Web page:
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Marine Torpedo Bombing Squadron 341
Vmsb341 insig.jpg
VMSB-341 Insignia
Active February 1, 1943 - September 13, 1945
Country United States
Branch USMC
Type Dive Bomber squadron
Role Reconnaissance
Air Interdiction
Close air support
Part of Inactive
Nickname(s) Torrid Turtles
Engagements World War II
* Philippines campaign (1944–45)
Aircraft flown
Bomber SBD Dauntless

Marine Torpedo Bombing Squadron 341 (VMTB-341) was a torpedo dive bomber squadron in the United States Marine Corps. The squadron, also known as the “Torrid Turtles”, fought in World War II with Marine Aircraft Group 24, most notably in the Philippines campaign (1944–45). They were deactivated shortly after the end of the war on September 13, 1945.


Marine Scout-Bomber Squadron 341 (VMSB-341) was commissioned on February 1, 1943 at Marine Corps Air Station Cherry Point, North Carolina.[1] The squadron moved to Marine Corps Auxiliary Airfield Atlantic, North Carolina on May 31, 1943 but returned to MCAS Cherry Point on August 1.[2]

The squadron departed for the South Pacific and its flight echelon arrived at Pago Pago on October 6, 1943. Beginning in December 1943, the squadron was part of Strike Command and operated out of airfields on Efate, Munda and Bougainville. During this time, they flew strikes against bypassed Japanese bases in the Solomon Islands including Rabaul. On June 24, 1944, the squadron moved to Emirau Island. They moved again to Green Island in July 1944.[2]

On December 9, 1944, Marine Aircraft Group 24 was ordered to begin its deployment to the Philippines from the Solomon Islands. For the flight echelon, their move meant a long, over-water endurance flight. For the ground echelon, it meant a miserably long sea voyage. VMSB-341 undertook such a move. The ground element left its Solomons base on December 17, and its official history records the tortuous month on board ship that followed:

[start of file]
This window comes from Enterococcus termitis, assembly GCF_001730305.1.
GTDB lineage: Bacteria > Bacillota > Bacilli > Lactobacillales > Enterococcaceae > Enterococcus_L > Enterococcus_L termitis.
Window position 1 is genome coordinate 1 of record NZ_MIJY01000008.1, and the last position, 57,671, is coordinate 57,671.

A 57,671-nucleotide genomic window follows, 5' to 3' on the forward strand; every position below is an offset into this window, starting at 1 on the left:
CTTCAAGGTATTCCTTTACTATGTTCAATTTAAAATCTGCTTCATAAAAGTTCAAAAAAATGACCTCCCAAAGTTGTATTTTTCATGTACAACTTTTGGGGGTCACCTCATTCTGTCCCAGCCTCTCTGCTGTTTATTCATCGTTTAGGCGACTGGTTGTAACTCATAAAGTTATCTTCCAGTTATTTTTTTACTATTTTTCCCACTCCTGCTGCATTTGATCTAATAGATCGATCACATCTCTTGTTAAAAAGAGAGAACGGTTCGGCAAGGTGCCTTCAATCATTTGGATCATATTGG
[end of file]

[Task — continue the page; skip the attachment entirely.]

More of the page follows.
"This was a cargo vessel with no troop accommodations. Shortly after boarding, Tokyo Rose informed the squadron that it would never make it to the Philippines. After several days squadron personnel had their doubts, too. Field ranges were set up on deck to feed the troops. Shower facilities consisted of a length of pipe with numerous holes drilled in it, secured to the rigging and connected to a fire hose pumping seawater. Head facilities were equally primitive."[3]

When the VMSB-341 ground element arrived at Hollandia, New Guinea, it alternated between that anchorage and the one at Lae, New Guinea, until finally departing for the Philippines on January 8, 1945. The squadron arrived at Leyte on January 16 and continued the trip the following day, arriving at Lingayen Gulf, Luzon, on January 21. Finally disembarking on the 22nd, VMSB-341 proceeded 12 miles inland and then helped establish the airfield at Mangaldan.[3] The squadron provided close air support during the duration of the Philippines campaign (1944–45).

VMSB-341 was redesignated Marine Torpedo Bombing Squadron 341 (VMTB-341) on August 10, 1945. One month after the Japanese surrender, the squadron was deactivated a month at Marine Corps Air Station Santa Barbara, California on September 13, 1945[4]

Notable Formal Members[edit]

See also[edit]


  1. ^ Rottman(2002): 444.
  2. ^ a b Sherrod(1952): 469.
  3. ^ a b Chapin
  4. ^ Millstein(1995): 78.
  5. ^ High Iron Illustrations, http://www.highironillustrations.com/rogues/jerry_coleman.html
  • Millstein, Jeff (1995). U. S. Marine Corps Aviation Unit Insignia 1941 - 1946. Paducah, Kentucky: Turner Publishing Co. ISBN 1-56311-211-6. 
  • Rottman, Gordon L. (2002). U.S. Marine Corps World War II Order of Battle - Ground and Air Units in the Pacific War, 1939 - 1945. Greenwood Press. ISBN 0-31331-906-5. 
  • Sherrod, Robert (1952). History of Marine Corps Aviation in World War II. Washington, D.C.: Combat Forces Press. 
  • Shettle Jr., M. L. (2001). United States Marine Corps Air Stations of World War II. Bowersville, Georgia: Schaertel Publishing Co. ISBN 0-9643388-2-3. 
  • Chapin, John C. (1997). "Phase Two: Luzon Dive Bombers". . . . AND A FEW MARINES: Marines in the Liberation of the Philippines. Marine Corps Historical Center. Retrieved 2007-04-12.